Bizarre Creations, the veteran outfit behind Blur, Project Gotham and Geometry Wars, shut up shop last Friday- leaving many of us with a sour taste in our mouths. Senior designer Gareth Wilson (who recently secured a position as Sumo Digital's Lead Game Designer) has now spoken out on the reasoning behind the studio's closure- as well as how Activision treated them throughout the process. You might have expected him to have been fairly bitter about the whole thing, but he's actually rather zen about it.
As far as motive is concerned, Wilson points the finger squarely at the cut-throat nature of the market itself; stating that conditions were extremely difficult even when Activision first acquired the the studio.
It was a perfect storm of unfortunate circumstances. The landscape of the industry has changed massively even in the time from when Bizarre was acquired. In particular getting a new IP noticed at this stage of the console cycle combined with the global economic situation meaning gamers are less willing to 'take a risk' is really difficult. - Gareth Wilson to Eurogamer
Many gamers suggest that poor sales of Blur might have prompted the decision to sell Bizarre Creations, and were utterly aghast at Activision's choice to release at the same time as Split/Second and Red Dead Redemption. Wilson holds his hands up to admit the mistake, but suggests that game sales have irrevocably changed since the last generation.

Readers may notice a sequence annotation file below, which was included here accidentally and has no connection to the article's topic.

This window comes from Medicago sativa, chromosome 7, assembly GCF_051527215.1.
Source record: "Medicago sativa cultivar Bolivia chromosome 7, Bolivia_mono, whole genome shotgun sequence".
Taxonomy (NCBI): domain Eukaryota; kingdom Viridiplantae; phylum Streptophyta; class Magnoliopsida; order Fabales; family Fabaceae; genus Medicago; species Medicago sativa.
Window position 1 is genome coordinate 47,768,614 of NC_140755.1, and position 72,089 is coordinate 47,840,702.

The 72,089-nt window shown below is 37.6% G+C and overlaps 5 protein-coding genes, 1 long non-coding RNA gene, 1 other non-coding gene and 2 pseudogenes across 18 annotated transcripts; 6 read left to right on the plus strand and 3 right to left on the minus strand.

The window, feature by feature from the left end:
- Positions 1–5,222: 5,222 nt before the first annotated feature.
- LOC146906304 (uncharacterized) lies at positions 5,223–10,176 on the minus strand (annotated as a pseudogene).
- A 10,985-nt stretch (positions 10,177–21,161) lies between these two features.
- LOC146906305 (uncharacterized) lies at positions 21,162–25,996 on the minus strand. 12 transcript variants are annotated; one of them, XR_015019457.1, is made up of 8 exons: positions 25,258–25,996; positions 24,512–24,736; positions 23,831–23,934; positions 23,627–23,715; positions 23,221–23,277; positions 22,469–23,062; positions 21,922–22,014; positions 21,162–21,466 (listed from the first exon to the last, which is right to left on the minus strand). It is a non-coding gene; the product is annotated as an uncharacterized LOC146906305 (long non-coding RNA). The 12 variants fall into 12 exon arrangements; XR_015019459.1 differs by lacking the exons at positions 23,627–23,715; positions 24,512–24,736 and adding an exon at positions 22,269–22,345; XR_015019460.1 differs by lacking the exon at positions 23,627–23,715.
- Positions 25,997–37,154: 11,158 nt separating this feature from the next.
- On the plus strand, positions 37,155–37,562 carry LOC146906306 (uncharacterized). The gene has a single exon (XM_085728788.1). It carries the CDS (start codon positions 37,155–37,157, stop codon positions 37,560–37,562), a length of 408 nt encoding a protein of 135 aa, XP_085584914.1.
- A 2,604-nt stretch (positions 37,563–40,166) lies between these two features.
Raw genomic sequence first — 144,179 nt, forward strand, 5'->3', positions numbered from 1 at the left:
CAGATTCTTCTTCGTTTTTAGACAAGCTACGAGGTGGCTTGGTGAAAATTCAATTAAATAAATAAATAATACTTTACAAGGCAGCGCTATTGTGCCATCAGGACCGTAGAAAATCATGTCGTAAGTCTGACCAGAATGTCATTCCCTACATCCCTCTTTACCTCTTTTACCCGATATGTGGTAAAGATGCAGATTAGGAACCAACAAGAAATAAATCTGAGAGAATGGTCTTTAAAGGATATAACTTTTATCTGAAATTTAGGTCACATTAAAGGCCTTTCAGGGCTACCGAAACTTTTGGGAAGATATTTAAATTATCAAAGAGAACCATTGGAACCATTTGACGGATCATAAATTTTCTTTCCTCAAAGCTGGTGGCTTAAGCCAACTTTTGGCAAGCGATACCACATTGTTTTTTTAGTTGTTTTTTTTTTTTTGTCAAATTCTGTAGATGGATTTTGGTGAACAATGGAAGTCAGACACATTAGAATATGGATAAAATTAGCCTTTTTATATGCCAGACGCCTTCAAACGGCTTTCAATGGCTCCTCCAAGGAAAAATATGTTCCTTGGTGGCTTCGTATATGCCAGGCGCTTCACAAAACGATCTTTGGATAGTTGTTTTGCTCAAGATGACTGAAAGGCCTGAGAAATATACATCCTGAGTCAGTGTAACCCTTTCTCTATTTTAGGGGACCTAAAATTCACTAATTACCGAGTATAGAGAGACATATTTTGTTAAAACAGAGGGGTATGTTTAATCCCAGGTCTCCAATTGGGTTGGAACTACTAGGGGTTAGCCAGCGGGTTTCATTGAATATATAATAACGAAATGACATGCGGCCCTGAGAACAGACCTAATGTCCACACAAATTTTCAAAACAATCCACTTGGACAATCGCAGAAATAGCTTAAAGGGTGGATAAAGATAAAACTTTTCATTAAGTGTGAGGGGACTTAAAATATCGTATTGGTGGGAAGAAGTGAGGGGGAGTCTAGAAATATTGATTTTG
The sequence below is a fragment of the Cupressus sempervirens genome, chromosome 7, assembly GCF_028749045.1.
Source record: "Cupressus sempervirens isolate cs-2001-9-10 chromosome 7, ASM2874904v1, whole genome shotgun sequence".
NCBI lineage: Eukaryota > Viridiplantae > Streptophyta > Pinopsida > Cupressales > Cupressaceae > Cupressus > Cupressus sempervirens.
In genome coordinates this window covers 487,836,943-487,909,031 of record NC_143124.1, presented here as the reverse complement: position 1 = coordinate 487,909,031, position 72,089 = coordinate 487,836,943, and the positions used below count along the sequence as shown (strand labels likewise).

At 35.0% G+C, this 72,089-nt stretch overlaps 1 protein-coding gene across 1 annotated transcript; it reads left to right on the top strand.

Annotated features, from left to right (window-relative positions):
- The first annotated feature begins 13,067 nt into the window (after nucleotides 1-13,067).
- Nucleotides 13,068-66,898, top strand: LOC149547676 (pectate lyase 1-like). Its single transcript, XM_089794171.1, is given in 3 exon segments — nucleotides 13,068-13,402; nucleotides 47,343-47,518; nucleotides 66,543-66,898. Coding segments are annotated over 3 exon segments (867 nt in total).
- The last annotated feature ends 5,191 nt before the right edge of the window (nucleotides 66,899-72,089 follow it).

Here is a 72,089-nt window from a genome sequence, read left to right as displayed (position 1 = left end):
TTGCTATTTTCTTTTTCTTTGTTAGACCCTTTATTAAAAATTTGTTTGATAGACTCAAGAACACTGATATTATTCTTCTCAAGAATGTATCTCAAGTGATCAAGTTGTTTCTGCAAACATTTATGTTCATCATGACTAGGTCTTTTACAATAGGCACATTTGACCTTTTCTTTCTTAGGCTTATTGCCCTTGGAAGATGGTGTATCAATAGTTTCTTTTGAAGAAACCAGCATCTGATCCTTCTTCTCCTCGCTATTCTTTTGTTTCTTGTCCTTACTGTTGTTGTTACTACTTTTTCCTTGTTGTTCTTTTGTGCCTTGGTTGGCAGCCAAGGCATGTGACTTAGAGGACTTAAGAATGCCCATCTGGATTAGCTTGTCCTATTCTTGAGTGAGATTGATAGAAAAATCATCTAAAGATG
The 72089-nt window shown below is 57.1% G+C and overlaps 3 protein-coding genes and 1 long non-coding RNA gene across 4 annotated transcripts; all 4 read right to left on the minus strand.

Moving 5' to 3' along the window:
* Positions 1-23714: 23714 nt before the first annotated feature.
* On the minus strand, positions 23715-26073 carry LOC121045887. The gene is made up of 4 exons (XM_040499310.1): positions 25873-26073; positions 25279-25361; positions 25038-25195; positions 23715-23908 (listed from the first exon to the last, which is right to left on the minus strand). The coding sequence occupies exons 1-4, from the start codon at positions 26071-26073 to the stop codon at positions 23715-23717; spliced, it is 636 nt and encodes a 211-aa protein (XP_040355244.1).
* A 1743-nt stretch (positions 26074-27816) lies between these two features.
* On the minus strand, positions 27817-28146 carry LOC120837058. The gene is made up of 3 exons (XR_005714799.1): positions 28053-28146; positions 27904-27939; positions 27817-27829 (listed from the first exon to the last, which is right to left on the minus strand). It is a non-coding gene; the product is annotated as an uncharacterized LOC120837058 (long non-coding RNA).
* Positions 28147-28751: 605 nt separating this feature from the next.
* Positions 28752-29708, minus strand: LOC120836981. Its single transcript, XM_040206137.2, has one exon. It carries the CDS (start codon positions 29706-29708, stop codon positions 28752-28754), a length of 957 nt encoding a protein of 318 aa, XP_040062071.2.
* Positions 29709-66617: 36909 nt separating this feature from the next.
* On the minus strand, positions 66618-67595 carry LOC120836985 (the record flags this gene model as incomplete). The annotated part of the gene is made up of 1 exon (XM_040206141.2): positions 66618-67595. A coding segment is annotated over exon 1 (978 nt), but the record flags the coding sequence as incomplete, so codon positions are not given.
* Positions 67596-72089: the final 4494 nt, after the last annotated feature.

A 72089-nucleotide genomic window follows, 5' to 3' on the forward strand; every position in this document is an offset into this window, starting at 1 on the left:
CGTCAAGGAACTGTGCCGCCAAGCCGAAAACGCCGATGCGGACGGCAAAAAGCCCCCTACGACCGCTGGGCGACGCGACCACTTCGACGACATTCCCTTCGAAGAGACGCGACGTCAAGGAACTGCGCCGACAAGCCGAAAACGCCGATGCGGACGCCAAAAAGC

The release date probably didn't help, but nowadays that 'middle ground' of two to three million sales is getting harder to find. Games either 'break out' and sell four million plus, or really struggle to break even. Also the quality bar has risen enormously. Did you know there were more 80 per cent plus rated games in 2010 than any other year?
A huge outpouring of anger has been recently directed at Activision, but interestingly, Wilson was quick to deny any unfair treatment at the hands of their publisher. Apparently the situation was dealt with in an honest and up-front manner, with Activision willing to give Bizarre staffers plenty of paid leave in order to pursue job interviews or further training.
When it was announced that Activision was looking to sell or close the studio the majority of people started looking around, obviously still hoping that a buyer could be found. This wasn't clandestine at all, while the situation with the studio was unclear Activision allowed us time off to go for interviews and training.
This is a marked contrast to the sudden unexpected closures of several studios a fortnight ago- and not to mention the unbelievably brutal treatment of Infinity Ward.
Wait, hang on a minute. Activision closed a studio for the right reasons- and treated their staff with respect and honesty throughout the proceedings? Who are you... and what have you done with Bobby Kotick?!
Actually, never mind. We like it better this way.